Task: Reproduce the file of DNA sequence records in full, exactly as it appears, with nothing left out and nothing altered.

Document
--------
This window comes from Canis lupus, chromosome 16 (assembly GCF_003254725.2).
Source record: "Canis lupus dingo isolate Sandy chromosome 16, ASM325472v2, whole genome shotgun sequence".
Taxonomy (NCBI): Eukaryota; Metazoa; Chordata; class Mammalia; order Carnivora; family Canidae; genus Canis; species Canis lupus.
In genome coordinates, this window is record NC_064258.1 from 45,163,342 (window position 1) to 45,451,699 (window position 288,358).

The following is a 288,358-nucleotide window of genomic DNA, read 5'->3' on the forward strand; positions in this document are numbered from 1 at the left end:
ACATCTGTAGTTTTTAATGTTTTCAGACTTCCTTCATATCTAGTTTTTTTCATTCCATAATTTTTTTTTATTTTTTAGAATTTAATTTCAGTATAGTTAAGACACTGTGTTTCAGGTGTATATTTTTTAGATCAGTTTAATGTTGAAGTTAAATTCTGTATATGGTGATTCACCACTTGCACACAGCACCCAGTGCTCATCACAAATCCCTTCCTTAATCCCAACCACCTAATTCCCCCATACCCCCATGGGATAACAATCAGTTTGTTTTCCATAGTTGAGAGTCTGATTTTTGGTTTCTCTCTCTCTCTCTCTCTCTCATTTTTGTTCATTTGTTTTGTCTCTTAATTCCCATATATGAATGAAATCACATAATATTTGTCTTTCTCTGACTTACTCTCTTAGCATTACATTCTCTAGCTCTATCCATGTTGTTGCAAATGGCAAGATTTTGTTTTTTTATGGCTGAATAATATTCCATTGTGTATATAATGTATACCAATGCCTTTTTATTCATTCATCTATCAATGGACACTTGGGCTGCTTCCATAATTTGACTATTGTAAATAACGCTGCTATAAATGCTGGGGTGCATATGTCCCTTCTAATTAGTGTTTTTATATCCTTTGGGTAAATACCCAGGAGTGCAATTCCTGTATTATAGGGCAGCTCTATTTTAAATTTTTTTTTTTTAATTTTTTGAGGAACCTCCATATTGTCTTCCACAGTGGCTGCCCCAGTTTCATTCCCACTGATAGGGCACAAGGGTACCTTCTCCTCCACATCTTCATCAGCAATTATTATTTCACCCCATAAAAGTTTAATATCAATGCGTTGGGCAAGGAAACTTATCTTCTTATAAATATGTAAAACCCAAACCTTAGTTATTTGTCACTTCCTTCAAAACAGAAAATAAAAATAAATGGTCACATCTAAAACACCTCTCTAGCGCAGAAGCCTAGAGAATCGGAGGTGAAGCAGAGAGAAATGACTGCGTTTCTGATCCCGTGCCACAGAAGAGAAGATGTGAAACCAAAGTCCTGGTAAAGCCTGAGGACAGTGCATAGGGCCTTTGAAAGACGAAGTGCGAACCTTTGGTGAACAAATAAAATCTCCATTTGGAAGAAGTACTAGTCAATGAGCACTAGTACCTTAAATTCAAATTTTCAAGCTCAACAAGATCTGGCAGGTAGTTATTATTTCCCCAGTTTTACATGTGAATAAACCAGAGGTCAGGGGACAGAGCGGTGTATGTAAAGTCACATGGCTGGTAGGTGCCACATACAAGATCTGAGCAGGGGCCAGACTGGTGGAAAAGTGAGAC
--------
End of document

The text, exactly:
This window comes from Canis lupus, chromosome 16 (assembly GCF_003254725.2).
Source record: "Canis lupus dingo isolate Sandy chromosome 16, ASM325472v2, whole genome shotgun sequence".
Taxonomy (NCBI): Eukaryota; Metazoa; Chordata; class Mammalia; order Carnivora; family Canidae; genus Canis; species Canis lupus.
In genome coordinates, this window is record NC_064258.1 from 45,163,342 (window position 1) to 45,451,699 (window position 288,358).

The following is a 288,358-nucleotide window of genomic DNA, read 5'->3' on the forward strand; positions in this document are numbered from 1 at the left end:
ACATCTGTAGTTTTTAATGTTTTCAGACTTCCTTCATATCTAGTTTTTTTCATTCCATAATTTTTTTTTATTTTTTAGAATTTAATTTCAGTATAGTTAAGACACTGTGTTTCAGGTGTATATTTTTTAGATCAGTTTAATGTTGAAGTTAAATTCTGTATATGGTGATTCACCACTTGCACACAGCACCCAGTGCTCATCACAAATCCCTTCCTTAATCCCAACCACCTAATTCCCCCATACCCCCATGGGATAACAATCAGTTTGTTTTCCATAGTTGAGAGTCTGATTTTTGGTTTCTCTCTCTCTCTCTCTCTCTCATTTTTGTTCATTTGTTTTGTCTCTTAATTCCCATATATGAATGAAATCACATAATATTTGTCTTTCTCTGACTTACTCTCTTAGCATTACATTCTCTAGCTCTATCCATGTTGTTGCAAATGGCAAGATTTTGTTTTTTTATGGCTGAATAATATTCCATTGTGTATATAATGTATACCAATGCCTTTTTATTCATTCATCTATCAATGGACACTTGGGCTGCTTCCATAATTTGACTATTGTAAATAACGCTGCTATAAATGCTGGGGTGCATATGTCCCTTCTAATTAGTGTTTTTATATCCTTTGGGTAAATACCCAGGAGTGCAATTCCTGTATTATAGGGCAGCTCTATTTTAAATTTTTTTTTTTTAATTTTTTGAGGAACCTCCATATTGTCTTCCACAGTGGCTGCCCCAGTTTCATTCCCACTGATAGGGCACAAGGGTACCTTCTCCTCCACATCTTCATCAGCAATTATTATTTCACCCCATAAAAGTTTAATATCAATGCGTTGGGCAAGGAAACTTATCTTCTTATAAATATGTAAAACCCAAACCTTAGTTATTTGTCACTTCCTTCAAAACAGAAAATAAAAATAAATGGTCACATCTAAAACACCTCTCTAGCGCAGAAGCCTAGAGAATCGGAGGTGAAGCAGAGAGAAATGACTGCGTTTCTGATCCCGTGCCACAGAAGAGAAGATGTGAAACCAAAGTCCTGGTAAAGCCTGAGGACAGTGCATAGGGCCTTTGAAAGACGAAGTGCGAACCTTTGGTGAACAAATAAAATCTCCATTTGGAAGAAGTACTAGTCAATGAGCACTAGTACCTTAAATTCAAATTTTCAAGCTCAACAAGATCTGGCAGGTAGTTATTATTTCCCCAGTTTTACATGTGAATAAACCAGAGGTCAGGGGACAGAGCGGTGTATGTAAAGTCACATGGCTGGTAGGTGCCACATACAAGATCTGAGCAGGGGCCAGACTGGTGGAAAAGTGAGAC